• 3. Some ethical imperatives for the computing profession
      (pp. 49-62)
      Neville Holmes

      This chapter focuses on the ethical responsibilities of the computing profession. Governance should be based on ethics and be imposed by authority. The ethical aspects of digital technology should, therefore, be understood before its governance can be expected to be effective. Also, to be respected, governance of the industry should be administered by a knowledgeable authority; that is, by a professional body encompassing the entirety of digital technology. This technology has been developed and exploited in a quagmire of commercialism and hyperbole in which intellectual property law and market dominance determine the direction of development much more than the nature...

    • 4. The uncertainty of ethics in IT
      (pp. 63-70)
      Mark Haughey

      This paper² focuses on ethical issues that are unique to Information Technology (IT) practice, not ʹethics in the workplaceʹ issues or ʹsales ethicsʹ issues. These latter areas, while very relevant to IT (for example monitoring the workplace or promoting a product), are generic and existed before IT. As a discipline or profession, IT derives from engineering to a degree (the common job title of hardware engineer or the software engineering concept) and, therefore, some of the ethical issues faced by engineering will translate to IT. This is particularly the case with the development of projects and there will be many...

  7. Section III. Professionalism
    • Professions, professionals, and professionalism
      (pp. 73-76)

      In this section, the concepts of professions, professionals and professionalism will be examined in more detail.

      Someone can be a professional in one or both of two different senses, one broad and the other narrow. Likewise, ʹprofessionʹ can have a broad or a narrow sense. In the broad sense, a profession is anything that is done for a living: a professional golfer or carpenter is one who makes a living out of playing golf or doing carpentry, as distinct from the amateur, who seeks no such reward but pursues the activity just for the love of it. In the narrow...

    • 5. What is an ICT professional anyway?
      (pp. 77-94)
      Clive Boughton

      The intention of this paper is to instigate ongoing discussion surrounding the connected topics of information and communications technology (ICT) professionalism and the ICT profession. Part of that discussion needs to include suggestions for ʹthe way forwardʹ for the development and recognition of an ICT professional body and the way it should govern/support/protect the professionals within it.

      I want to start off by describing some of the types of people that I have met/observed during my time in the systems/software industry and also within academia. The type classifications are mine, are not formal, and carry no essential meaning other than...

    • 6. ICT is not a profession: So what?
      (pp. 95-108)
      John Weckert and Douglas Adeney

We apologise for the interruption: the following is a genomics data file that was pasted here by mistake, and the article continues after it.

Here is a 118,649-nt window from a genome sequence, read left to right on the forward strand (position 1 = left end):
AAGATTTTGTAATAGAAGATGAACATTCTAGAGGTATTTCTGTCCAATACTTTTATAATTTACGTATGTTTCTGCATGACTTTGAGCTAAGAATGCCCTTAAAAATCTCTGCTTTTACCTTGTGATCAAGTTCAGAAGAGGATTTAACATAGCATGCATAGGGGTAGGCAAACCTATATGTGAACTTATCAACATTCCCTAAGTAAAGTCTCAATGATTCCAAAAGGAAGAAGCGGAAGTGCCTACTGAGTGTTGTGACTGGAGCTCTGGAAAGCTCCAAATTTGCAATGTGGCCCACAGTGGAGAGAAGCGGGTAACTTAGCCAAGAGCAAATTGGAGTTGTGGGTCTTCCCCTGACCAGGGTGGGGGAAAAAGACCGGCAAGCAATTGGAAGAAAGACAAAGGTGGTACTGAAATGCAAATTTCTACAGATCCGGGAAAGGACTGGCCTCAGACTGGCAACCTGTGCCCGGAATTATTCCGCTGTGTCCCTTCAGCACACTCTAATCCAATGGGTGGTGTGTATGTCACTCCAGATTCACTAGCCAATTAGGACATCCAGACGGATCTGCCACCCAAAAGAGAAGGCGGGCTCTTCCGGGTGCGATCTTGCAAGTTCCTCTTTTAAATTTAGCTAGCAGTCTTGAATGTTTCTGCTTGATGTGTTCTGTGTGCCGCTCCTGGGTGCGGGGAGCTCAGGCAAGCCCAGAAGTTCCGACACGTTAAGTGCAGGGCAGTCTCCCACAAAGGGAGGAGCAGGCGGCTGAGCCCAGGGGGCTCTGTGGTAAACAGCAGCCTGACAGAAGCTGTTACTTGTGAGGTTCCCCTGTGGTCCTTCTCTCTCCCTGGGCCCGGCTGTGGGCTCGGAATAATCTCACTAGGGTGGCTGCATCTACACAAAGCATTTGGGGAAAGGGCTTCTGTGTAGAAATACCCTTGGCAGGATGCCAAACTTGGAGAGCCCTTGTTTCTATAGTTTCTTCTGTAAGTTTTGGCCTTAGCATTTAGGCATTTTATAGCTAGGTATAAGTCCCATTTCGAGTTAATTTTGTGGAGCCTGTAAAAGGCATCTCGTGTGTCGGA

Information and communications technology (ICT) is not a profession in any significant sense, but this is not a slight on ICT. It is, of course, a profession in an insignificant sense. If a person develops software for a living as opposed to doing it as a hobby, that person is a professional software developer. Some people sing for a living and others just for fun. The former are professional singers while the latter are amateurs. In this sense any occupation is a profession insofar as those engaged in it are making a living from it, but this is not what...

    • 7. Being a good computer professional: The advantages of virtue ethics in computing
      (pp. 109-126)
      Richard Volkman

      When smart and well-educated professionals misbehave, ethicists have to wonder if we could have done anything to prevent it. After all, while it may be morally satisfying to simply assign full blame for the woes of Enron, Tyco, Worldcom, and others, to corrupt corporate leaders, such an analysis begs the further questions: Why did morally deficient actors rise to such prominent positions in the first place? Why were the prevailing standards, policies, and practices of professional ethics — embodied in implicit and explicit ethical controls — so unable to regulate conduct that in hindsight seems obviously beyond the pale? One...

    • 8. Informed consent in information technology: Improving end user licence agreements
      (pp. 127-154)
      Catherine Flick

      Information technology suffers from a distinct lack of care with respect to adequate informed consent procedures. Computer users are commonly asked to consent to various things that could threaten their personal identity, privacy, and property, yet little care is taken in assessing whether the consent is truly informed. Some software even takes advantage of the confusion rife in informed consent procedures in order to install otherwise unwanted software on usersʹ computers (such as adware or spyware). End user licence agreements (EULAs) are a common example of these poorinformed consent procedures, which have their basis in the inappropriate use of medical...